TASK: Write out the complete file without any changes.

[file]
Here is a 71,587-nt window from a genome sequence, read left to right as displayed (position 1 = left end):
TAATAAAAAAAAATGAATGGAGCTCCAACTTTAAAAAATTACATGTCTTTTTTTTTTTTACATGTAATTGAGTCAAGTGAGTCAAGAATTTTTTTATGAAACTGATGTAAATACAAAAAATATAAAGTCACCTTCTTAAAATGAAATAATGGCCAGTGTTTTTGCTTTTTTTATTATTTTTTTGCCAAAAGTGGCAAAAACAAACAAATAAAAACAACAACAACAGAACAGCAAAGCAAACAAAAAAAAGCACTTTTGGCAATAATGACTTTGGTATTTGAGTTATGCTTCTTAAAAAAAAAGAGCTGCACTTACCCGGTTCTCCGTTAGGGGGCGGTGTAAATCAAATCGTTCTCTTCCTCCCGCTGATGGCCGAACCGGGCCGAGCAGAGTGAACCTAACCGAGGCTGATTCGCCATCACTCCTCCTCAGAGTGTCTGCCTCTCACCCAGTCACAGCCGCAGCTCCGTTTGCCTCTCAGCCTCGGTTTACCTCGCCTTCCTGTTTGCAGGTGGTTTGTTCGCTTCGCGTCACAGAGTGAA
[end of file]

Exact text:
Here is a 71,587-nt window from a genome sequence, read left to right as displayed (position 1 = left end):
TAATAAAAAAAAATGAATGGAGCTCCAACTTTAAAAAATTACATGTCTTTTTTTTTTTTACATGTAATTGAGTCAAGTGAGTCAAGAATTTTTTTATGAAACTGATGTAAATACAAAAAATATAAAGTCACCTTCTTAAAATGAAATAATGGCCAGTGTTTTTGCTTTTTTTATTATTTTTTTGCCAAAAGTGGCAAAAACAAACAAATAAAAACAACAACAACAGAACAGCAAAGCAAACAAAAAAAAGCACTTTTGGCAATAATGACTTTGGTATTTGAGTTATGCTTCTTAAAAAAAAAGAGCTGCACTTACCCGGTTCTCCGTTAGGGGGCGGTGTAAATCAAATCGTTCTCTTCCTCCCGCTGATGGCCGAACCGGGCCGAGCAGAGTGAACCTAACCGAGGCTGATTCGCCATCACTCCTCCTCAGAGTGTCTGCCTCTCACCCAGTCACAGCCGCAGCTCCGTTTGCCTCTCAGCCTCGGTTTACCTCGCCTTCCTGTTTGCAGGTGGTTTGTTCGCTTCGCGTCACAGAGTGAA